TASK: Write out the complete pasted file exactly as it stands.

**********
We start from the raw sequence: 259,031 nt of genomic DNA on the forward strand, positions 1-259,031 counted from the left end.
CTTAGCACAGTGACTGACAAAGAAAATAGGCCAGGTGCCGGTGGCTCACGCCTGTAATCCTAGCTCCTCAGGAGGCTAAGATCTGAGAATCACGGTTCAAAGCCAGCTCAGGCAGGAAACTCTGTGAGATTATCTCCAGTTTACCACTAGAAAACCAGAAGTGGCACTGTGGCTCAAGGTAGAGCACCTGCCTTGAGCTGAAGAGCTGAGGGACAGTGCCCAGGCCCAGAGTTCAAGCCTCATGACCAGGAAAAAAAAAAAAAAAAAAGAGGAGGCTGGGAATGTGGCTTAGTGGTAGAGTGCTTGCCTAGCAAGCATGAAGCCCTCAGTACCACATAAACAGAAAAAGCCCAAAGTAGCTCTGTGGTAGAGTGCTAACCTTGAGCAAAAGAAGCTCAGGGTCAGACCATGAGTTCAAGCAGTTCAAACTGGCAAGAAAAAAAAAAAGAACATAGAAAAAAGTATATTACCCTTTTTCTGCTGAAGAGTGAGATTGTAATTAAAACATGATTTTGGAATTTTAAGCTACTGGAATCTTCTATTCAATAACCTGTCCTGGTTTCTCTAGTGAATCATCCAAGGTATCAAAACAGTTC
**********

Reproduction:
We start from the raw sequence: 259,031 nt of genomic DNA on the forward strand, positions 1-259,031 counted from the left end.
CTTAGCACAGTGACTGACAAAGAAAATAGGCCAGGTGCCGGTGGCTCACGCCTGTAATCCTAGCTCCTCAGGAGGCTAAGATCTGAGAATCACGGTTCAAAGCCAGCTCAGGCAGGAAACTCTGTGAGATTATCTCCAGTTTACCACTAGAAAACCAGAAGTGGCACTGTGGCTCAAGGTAGAGCACCTGCCTTGAGCTGAAGAGCTGAGGGACAGTGCCCAGGCCCAGAGTTCAAGCCTCATGACCAGGAAAAAAAAAAAAAAAAAAGAGGAGGCTGGGAATGTGGCTTAGTGGTAGAGTGCTTGCCTAGCAAGCATGAAGCCCTCAGTACCACATAAACAGAAAAAGCCCAAAGTAGCTCTGTGGTAGAGTGCTAACCTTGAGCAAAAGAAGCTCAGGGTCAGACCATGAGTTCAAGCAGTTCAAACTGGCAAGAAAAAAAAAAAGAACATAGAAAAAAGTATATTACCCTTTTTCTGCTGAAGAGTGAGATTGTAATTAAAACATGATTTTGGAATTTTAAGCTACTGGAATCTTCTATTCAATAACCTGTCCTGGTTTCTCTAGTGAATCATCCAAGGTATCAAAACAGTTC